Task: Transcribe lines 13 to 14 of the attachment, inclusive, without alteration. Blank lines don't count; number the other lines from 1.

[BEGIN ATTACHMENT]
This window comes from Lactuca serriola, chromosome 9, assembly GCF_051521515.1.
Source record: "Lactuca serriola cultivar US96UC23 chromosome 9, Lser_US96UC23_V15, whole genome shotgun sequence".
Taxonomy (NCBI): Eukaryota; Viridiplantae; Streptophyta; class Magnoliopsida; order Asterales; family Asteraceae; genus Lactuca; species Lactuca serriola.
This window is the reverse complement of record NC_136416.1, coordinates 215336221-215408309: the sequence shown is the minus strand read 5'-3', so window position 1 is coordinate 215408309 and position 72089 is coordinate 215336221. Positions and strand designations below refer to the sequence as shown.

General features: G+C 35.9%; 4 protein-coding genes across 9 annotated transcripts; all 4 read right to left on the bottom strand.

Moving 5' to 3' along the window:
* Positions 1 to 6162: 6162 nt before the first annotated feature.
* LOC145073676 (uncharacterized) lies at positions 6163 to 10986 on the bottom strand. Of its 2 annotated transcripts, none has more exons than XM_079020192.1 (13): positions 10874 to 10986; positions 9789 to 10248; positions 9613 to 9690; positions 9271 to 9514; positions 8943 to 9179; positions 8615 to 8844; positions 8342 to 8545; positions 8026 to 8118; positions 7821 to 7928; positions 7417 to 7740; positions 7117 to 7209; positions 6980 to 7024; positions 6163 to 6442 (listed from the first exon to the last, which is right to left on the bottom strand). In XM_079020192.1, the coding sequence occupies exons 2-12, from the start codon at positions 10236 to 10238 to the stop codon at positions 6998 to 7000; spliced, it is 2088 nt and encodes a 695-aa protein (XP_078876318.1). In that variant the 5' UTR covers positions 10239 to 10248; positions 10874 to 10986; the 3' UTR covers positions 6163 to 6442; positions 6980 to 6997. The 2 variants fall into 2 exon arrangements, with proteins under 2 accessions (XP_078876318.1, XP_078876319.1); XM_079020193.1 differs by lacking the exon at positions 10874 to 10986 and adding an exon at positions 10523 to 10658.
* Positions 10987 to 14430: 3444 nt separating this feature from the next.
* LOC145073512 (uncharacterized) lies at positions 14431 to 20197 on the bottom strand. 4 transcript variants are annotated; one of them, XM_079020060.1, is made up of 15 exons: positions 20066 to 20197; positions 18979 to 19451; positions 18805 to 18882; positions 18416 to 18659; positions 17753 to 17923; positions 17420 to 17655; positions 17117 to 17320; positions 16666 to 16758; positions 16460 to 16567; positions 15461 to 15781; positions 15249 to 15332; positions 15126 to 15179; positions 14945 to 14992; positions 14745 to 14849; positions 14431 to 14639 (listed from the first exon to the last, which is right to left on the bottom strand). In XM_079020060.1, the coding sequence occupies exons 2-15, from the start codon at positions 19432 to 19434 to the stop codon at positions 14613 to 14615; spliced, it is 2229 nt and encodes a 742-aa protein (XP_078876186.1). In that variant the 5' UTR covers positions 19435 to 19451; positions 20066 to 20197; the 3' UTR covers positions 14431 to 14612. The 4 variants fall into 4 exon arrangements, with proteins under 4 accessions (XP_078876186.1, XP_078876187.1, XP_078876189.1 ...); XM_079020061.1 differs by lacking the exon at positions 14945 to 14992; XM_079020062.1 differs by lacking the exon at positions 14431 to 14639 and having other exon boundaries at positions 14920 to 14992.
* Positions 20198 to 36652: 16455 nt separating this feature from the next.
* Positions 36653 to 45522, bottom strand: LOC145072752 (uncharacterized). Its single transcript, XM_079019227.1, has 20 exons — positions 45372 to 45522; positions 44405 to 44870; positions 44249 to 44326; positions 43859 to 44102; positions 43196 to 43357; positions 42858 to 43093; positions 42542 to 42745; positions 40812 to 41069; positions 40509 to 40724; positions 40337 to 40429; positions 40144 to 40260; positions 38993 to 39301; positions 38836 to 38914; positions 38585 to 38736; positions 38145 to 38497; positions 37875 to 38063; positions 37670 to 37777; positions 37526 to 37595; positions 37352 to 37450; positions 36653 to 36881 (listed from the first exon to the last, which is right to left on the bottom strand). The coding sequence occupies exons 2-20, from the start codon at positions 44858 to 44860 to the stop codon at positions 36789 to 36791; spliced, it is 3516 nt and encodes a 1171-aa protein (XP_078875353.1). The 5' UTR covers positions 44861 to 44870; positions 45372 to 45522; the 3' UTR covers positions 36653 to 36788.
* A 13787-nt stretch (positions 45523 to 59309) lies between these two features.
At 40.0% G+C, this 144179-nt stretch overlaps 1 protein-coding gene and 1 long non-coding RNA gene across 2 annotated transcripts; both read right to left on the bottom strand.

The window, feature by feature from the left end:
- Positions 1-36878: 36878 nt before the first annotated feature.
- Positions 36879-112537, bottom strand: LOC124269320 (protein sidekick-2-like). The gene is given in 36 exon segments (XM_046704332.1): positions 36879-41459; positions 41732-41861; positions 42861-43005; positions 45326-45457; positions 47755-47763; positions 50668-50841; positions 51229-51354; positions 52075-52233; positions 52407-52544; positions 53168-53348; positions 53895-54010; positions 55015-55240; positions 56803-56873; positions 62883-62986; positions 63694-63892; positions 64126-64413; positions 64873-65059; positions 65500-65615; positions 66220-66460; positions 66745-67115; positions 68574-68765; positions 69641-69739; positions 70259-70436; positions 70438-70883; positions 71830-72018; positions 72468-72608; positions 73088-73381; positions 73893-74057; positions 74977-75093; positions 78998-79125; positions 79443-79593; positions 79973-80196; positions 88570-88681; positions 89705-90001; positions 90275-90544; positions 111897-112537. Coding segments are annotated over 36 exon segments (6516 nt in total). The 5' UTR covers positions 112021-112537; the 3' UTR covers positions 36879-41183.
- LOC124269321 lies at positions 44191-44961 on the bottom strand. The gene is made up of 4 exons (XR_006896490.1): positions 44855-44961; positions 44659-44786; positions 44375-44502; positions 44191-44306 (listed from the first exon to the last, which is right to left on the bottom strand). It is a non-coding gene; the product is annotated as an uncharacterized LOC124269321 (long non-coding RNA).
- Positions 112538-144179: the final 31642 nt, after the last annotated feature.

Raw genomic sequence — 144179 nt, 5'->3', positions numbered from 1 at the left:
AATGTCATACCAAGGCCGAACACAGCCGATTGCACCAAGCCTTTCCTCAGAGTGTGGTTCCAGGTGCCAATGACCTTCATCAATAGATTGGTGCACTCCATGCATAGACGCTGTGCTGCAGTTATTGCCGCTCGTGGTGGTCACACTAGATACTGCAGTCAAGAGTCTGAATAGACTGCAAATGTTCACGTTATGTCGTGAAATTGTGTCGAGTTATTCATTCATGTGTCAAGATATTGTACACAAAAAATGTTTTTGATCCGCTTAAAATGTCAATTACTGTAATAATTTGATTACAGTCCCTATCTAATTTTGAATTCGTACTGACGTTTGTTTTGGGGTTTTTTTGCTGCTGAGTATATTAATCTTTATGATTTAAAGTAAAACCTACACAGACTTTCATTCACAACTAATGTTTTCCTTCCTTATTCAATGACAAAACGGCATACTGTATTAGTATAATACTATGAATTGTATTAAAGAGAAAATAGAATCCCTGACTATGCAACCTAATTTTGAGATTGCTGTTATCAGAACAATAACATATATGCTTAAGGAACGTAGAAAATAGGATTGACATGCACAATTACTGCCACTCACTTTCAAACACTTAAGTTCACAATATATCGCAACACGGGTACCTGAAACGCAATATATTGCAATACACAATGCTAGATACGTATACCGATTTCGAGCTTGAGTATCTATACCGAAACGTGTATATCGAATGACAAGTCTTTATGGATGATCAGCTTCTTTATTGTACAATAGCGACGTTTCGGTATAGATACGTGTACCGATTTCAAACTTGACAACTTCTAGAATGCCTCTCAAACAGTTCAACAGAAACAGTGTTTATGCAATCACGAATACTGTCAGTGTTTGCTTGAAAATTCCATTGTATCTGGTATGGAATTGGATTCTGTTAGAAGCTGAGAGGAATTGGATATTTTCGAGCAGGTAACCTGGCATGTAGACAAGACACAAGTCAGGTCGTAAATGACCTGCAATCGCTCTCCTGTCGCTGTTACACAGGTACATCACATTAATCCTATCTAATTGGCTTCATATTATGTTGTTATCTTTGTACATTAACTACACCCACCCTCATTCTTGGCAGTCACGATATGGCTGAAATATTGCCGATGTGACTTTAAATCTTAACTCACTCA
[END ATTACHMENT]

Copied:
* A 13787-nt stretch (positions 45523 to 59309) lies between these two features.
At 40.0% G+C, this 144179-nt stretch overlaps 1 protein-coding gene and 1 long non-coding RNA gene across 2 annotated transcripts; both read right to left on the bottom strand.